Climate Dynamics

, Volume 21, Issue 5, pp 371–390

High-resolution simulations of global climate, part 1: present climate

  • P. B. Duffy
  • B. Govindasamy
  • J. P. Iorio
  • J. Milovich
  • K. R. Sperber
  • K. E. Taylor
  • M. F. Wehner
  • S. L. Thompson
Article

DOI: 10.1007/s00382-003-0339-z

Cite this article as:
Duffy, P.B., Govindasamy, B., Iorio, J.P. et al. Climate Dynamics (2003) 21: 371. doi:10.1007/s00382-003-0339-z

Abstract

We examine simulations of today's climate performed with a global atmospheric general circulation model run at spectral truncations of T42, T170, and T239, corresponding to grid cell sizes of roughly 310 km, 75 km, and 55 km, respectively. The simulations were forced with observed sea-surface temperatures and sea-ice concentrations. The T42 simulations and initial simulations at T170 and T239 were performed using a model version that was carefully "tuned" to optimize results at T42; subsequent simulations at T170 and T239 used a model version that was partly re-tuned to improve results at T170. On the scales of a T42 grid cell and larger, nearly all quantities we examined in all the T170 and T239 simulations agree better with observations, at least in terms of spatial patterns, than in the T42 simulations. In some cases the improvements are very substantial. Improvements are seen in all-season, global domain results, and in results pertaining to most seasons and latitude bands. Increasing the model resolution from T42 introduces biases (errors in the mean) into some simulated quantities; the worst of these were removed by the partial retuning we performed at T170. This retuning has little effect on the spatial patterns of results, except in Northern Hemisphere winter at T170, where it tends to bring improvements. We discuss aspects of simulated regional climates, and their dependence on model resolution.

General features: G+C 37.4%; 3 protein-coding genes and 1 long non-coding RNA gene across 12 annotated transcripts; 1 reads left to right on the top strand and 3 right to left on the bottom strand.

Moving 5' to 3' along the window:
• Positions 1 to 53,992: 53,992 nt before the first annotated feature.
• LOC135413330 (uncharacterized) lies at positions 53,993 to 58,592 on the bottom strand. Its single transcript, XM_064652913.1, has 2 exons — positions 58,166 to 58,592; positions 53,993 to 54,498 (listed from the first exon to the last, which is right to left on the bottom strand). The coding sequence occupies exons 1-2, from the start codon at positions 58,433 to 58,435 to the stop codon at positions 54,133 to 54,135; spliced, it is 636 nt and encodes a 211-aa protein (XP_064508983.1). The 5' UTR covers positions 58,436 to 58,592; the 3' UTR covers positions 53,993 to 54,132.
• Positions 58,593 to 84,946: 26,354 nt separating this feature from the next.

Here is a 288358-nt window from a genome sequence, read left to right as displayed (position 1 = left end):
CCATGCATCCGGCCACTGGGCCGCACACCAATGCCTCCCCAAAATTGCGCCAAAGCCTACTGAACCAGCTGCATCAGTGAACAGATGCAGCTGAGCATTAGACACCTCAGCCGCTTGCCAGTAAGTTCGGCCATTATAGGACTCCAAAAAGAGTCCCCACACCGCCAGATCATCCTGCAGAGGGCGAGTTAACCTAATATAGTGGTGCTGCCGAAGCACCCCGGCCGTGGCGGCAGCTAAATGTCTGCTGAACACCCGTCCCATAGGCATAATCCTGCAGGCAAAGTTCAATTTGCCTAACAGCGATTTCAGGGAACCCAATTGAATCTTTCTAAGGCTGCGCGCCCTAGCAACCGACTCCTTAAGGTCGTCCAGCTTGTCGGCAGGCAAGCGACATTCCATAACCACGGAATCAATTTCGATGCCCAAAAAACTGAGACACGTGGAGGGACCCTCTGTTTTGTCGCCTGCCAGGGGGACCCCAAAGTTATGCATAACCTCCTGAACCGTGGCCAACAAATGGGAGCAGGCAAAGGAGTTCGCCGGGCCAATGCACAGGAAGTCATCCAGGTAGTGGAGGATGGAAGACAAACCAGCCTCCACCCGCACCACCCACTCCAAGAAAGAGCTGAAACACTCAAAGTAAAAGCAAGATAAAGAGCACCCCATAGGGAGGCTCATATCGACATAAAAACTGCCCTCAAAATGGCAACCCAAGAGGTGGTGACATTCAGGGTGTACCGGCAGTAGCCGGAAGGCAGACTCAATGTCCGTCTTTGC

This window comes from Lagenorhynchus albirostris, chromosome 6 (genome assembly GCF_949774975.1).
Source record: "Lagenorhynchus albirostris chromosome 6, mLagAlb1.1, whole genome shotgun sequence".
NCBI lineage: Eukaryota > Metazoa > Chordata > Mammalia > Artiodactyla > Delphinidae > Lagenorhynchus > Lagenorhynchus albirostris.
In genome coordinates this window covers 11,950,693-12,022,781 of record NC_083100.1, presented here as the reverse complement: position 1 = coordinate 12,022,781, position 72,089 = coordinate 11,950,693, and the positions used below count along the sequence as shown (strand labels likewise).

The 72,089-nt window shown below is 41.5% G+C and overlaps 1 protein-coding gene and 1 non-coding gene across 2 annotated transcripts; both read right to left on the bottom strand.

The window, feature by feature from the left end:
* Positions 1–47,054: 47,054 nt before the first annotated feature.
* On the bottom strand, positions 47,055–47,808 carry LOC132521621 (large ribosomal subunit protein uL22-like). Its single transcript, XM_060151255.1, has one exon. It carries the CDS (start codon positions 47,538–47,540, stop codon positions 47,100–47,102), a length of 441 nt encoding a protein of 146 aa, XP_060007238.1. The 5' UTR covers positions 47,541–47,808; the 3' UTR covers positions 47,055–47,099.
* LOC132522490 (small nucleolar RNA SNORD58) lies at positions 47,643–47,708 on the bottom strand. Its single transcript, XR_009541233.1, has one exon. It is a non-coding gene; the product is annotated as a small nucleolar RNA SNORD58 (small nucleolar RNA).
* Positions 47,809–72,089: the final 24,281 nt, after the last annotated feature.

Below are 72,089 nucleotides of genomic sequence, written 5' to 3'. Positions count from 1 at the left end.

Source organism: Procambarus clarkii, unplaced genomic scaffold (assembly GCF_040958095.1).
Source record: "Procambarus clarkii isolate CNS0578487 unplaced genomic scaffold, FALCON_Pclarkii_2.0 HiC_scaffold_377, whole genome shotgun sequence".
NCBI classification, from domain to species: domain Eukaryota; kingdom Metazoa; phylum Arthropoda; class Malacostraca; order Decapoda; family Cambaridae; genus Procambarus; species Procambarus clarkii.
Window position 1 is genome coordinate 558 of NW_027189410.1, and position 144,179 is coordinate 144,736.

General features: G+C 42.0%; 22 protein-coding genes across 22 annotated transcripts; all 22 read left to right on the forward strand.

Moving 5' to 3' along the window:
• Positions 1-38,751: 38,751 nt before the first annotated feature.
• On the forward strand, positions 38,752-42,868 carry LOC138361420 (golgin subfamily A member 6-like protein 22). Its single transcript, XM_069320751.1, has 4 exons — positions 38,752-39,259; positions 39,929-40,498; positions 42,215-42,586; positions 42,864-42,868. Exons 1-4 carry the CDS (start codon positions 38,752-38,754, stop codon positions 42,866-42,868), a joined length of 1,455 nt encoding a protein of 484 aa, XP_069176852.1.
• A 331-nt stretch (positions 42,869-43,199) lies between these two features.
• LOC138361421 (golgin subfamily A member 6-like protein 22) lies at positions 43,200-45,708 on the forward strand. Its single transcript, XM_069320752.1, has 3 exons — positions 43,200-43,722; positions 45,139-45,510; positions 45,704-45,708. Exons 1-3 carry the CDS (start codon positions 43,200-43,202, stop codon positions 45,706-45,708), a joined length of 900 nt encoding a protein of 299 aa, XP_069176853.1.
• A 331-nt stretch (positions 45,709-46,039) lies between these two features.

Copyright information

© Springer-Verlag 2003

Authors and Affiliations

  • P. B. Duffy
    • 1
  • B. Govindasamy
    • 1
  • J. P. Iorio
    • 1
  • J. Milovich
    • 2
  • K. R. Sperber
    • 3
  • K. E. Taylor
    • 3
  • M. F. Wehner
    • 3
    • 4
  • S. L. Thompson
    • 1
  1. 1.Climate and Carbon Cycle Modeling Group, Lawrence Livermore National Laboratory (LLNL), PO Box 808, Livermore, CA 94550, USA
  2. 2.Center for Applied Scientific Computing, LLNL, USA
  3. 3.Program for Climate Model Diagnosis and Intercomparison, LLNL, USA
  4. 4.National Energy Research Supercomputer Center, Lawrence Berkeley National Laboratory, 1 Cyclotron Road, MS-50F, Berkeley, CA 94720, USA